A much-delayed jury trial in the murder of prominent Midlands Mexican restaurant operator Greg Leon has been postponed again, this time until June.
According to a March 16 Lexington County court order issued by State Judge Walton McLeod, a shortage of qualified interpreters, believed to be Spanish-English, caused the latest delay.
The weeks of June 19 and 26 are now set aside for Leon’s trial, McLeod wrote in the order. Leon was due to appear in court this week.
Leon was charged with murder in 2016 after he shot and killed his wife’s alleged lover Arturo Bravo while she and Bravo were in the back seat of an SUV in a public parking lot near the intersection of Interstate 20 and US 378.
The case is notorious because Leon is famous in the Midlands for his chain of popular Mexican restaurants, which employs hundreds of people. The murder happened on Valentine’s Day and he told a 911 operator that “I shot my wife’s lover.” The documents say that at the time of the execution, Bravo was wearing only socks.
The warrant in the case says the shooting was caught on video.
Leon and his lawyers said that Leon acted in self-defense.
Prosecutors for the 11th Judicial District rejected Leon’s explanation and charged him with murder.
Leon is represented by experienced Colombian criminal defense attorney Jack Swerling.
McLeod’s order states that the case “requires interpreters, and while courthouse staff have been hard at work on scheduling interpreters for the duration of the trial, it remains unclear whether interpreters will be available when needed.”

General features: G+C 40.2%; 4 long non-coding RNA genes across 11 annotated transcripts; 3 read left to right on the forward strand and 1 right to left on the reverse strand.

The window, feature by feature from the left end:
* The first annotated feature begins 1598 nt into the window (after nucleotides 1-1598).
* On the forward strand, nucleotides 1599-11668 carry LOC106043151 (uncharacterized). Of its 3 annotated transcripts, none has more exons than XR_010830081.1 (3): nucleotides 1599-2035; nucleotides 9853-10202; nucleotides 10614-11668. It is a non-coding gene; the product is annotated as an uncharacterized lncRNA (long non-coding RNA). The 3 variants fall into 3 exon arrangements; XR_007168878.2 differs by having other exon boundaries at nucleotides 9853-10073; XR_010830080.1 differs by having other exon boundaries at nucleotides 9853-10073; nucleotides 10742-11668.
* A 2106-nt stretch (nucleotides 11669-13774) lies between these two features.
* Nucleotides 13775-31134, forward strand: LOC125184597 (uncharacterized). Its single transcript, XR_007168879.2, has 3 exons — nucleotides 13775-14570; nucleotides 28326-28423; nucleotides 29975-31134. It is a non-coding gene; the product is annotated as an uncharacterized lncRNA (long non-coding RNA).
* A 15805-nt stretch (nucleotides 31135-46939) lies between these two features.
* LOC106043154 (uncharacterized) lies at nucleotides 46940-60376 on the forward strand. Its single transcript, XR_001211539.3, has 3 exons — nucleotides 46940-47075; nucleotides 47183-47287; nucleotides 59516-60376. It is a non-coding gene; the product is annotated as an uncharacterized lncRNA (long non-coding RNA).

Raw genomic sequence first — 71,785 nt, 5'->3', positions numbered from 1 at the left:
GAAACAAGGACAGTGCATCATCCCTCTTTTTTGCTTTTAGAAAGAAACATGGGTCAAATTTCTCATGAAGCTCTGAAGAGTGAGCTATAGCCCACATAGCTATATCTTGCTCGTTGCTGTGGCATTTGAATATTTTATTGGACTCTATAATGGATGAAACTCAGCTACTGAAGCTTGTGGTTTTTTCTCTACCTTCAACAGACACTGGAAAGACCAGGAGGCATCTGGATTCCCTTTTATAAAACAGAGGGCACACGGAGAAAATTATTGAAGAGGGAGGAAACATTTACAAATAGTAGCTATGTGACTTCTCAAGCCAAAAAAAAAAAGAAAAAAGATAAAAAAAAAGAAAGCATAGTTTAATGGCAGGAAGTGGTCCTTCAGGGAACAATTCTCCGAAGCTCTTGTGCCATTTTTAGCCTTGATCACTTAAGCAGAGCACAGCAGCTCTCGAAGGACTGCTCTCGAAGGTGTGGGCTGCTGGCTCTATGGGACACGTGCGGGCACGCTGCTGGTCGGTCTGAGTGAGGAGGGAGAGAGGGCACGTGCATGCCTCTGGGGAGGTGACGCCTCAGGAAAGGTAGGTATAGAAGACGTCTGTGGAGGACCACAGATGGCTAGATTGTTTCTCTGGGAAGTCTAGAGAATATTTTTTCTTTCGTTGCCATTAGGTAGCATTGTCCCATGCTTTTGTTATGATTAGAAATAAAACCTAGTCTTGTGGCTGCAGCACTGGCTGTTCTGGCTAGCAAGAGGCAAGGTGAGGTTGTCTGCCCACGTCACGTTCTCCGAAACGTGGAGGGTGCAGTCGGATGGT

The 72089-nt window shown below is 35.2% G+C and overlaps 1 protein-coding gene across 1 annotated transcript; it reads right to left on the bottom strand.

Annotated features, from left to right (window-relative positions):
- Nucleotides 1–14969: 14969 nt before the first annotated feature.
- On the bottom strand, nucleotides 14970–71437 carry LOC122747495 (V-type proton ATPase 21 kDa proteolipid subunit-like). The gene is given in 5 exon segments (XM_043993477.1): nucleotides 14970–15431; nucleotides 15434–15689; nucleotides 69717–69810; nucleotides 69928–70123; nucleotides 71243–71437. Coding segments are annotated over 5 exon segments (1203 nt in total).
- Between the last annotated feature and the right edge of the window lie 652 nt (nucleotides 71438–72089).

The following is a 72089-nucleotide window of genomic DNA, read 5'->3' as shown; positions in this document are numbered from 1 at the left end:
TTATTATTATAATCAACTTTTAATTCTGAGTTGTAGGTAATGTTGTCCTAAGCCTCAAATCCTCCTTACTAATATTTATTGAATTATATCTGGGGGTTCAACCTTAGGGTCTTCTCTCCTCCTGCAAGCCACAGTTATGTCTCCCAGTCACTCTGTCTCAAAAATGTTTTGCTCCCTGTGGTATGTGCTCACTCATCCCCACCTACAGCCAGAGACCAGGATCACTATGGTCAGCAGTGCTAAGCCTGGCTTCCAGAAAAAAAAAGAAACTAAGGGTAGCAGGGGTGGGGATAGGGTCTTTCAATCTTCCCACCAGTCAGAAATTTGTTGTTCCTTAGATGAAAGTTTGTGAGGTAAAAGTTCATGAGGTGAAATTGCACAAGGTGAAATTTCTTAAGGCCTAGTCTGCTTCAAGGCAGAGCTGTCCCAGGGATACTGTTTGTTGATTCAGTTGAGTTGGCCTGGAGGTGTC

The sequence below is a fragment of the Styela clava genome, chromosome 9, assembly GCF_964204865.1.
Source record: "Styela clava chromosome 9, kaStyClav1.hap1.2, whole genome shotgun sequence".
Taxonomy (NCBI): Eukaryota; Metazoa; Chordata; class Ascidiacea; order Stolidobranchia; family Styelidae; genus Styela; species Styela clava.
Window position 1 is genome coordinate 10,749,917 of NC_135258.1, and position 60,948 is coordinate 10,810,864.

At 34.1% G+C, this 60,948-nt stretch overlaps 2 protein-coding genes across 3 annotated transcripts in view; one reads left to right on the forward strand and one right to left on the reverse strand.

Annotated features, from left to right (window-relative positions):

State court officials with knowledge of the status of Spanish-English interpreters in courtrooms in South Carolina courts could not be contacted.
In a March 9 court order by State Supreme Court Chief Justice Donald Beatty, the SC Judicial Administration “will maintain a centralized list of certified or otherwise qualified translators.” The order states that certified court-appointed interpreters are paid $65 an hour plus mileage.
The trial of Leon, now seven, has been repeatedly delayed, including due to COVID-19 and the lengthy 2019 Lexington County death penalty trial of Tim Jones, who was found guilty of killing his five children. and sentenced to death.
Last July, State Judge Debra McCaslin scheduled a trial for January.
“This is the oldest case on my list,” McCaslin said. But the trial dragged on again.
At a court hearing at which McCaslin spoke last year, more than 40 friends and family members showed up at the Lexington County Courthouse in support of Leon.
In 2020, the Los Angeles Times wrote about Leon, describing him as a naturalized American citizen who is “the type of guy who paid the medical bills of a brain cancer worker who threw epic barbeques at U.S.C. football games.” and donated thousands of dollars to his native village in Mexico.”
Midlands Columbia Living magazine described Leon in 2015 as “a man who doesn’t mind the 12-hour day it takes to get everything done.” The article says that he owned numerous restaurants called “San Jose” and “Pancho”. The article says he lives on a 30-acre property in Lexington County and breeds Andalusian and Friesian horses.
A month before the 2016 shooting, Leon was fined $180,000 in federal court after being found guilty of hiring 60 undocumented workers as employees at his restaurants.
In 2015, Leon pleaded guilty in state court to paying money to former Lexington County Sheriff Jimmy Metts to get undocumented workers who worked at his restaurants out of Metts Jail. Metts was later allowed to plead guilty to conspiracy to harbor undocumented immigrants and spent a year in federal prison.